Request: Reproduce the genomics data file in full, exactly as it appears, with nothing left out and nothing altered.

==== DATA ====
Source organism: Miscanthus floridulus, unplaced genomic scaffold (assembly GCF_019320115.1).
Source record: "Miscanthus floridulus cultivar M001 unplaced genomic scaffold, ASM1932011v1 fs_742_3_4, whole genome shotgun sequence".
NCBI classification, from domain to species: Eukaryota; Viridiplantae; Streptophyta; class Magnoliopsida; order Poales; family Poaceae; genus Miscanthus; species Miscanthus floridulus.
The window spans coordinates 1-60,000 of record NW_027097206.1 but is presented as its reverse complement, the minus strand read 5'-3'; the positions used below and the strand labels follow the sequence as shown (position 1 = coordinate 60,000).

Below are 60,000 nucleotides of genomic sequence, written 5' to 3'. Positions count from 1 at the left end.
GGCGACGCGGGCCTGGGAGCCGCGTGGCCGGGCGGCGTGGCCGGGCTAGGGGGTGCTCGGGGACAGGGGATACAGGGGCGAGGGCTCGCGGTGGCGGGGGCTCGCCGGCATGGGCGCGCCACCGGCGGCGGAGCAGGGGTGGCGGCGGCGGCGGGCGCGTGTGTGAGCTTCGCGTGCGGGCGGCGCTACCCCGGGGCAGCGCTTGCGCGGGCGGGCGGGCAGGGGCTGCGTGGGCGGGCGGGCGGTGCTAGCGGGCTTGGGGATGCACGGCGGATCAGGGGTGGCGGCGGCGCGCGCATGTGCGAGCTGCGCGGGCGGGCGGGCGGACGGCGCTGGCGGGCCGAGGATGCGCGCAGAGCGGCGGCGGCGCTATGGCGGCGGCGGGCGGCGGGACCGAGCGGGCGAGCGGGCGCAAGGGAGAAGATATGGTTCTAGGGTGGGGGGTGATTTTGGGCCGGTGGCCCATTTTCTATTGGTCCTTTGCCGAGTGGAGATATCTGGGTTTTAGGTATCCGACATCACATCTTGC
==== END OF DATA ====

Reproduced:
Source organism: Miscanthus floridulus, unplaced genomic scaffold (assembly GCF_019320115.1).
Source record: "Miscanthus floridulus cultivar M001 unplaced genomic scaffold, ASM1932011v1 fs_742_3_4, whole genome shotgun sequence".
NCBI classification, from domain to species: Eukaryota; Viridiplantae; Streptophyta; class Magnoliopsida; order Poales; family Poaceae; genus Miscanthus; species Miscanthus floridulus.
The window spans coordinates 1-60,000 of record NW_027097206.1 but is presented as its reverse complement, the minus strand read 5'-3'; the positions used below and the strand labels follow the sequence as shown (position 1 = coordinate 60,000).

Below are 60,000 nucleotides of genomic sequence, written 5' to 3'. Positions count from 1 at the left end.
GGCGACGCGGGCCTGGGAGCCGCGTGGCCGGGCGGCGTGGCCGGGCTAGGGGGTGCTCGGGGACAGGGGATACAGGGGCGAGGGCTCGCGGTGGCGGGGGCTCGCCGGCATGGGCGCGCCACCGGCGGCGGAGCAGGGGTGGCGGCGGCGGCGGGCGCGTGTGTGAGCTTCGCGTGCGGGCGGCGCTACCCCGGGGCAGCGCTTGCGCGGGCGGGCGGGCAGGGGCTGCGTGGGCGGGCGGGCGGTGCTAGCGGGCTTGGGGATGCACGGCGGATCAGGGGTGGCGGCGGCGCGCGCATGTGCGAGCTGCGCGGGCGGGCGGGCGGACGGCGCTGGCGGGCCGAGGATGCGCGCAGAGCGGCGGCGGCGCTATGGCGGCGGCGGGCGGCGGGACCGAGCGGGCGAGCGGGCGCAAGGGAGAAGATATGGTTCTAGGGTGGGGGGTGATTTTGGGCCGGTGGCCCATTTTCTATTGGTCCTTTGCCGAGTGGAGATATCTGGGTTTTAGGTATCCGACATCACATCTTGC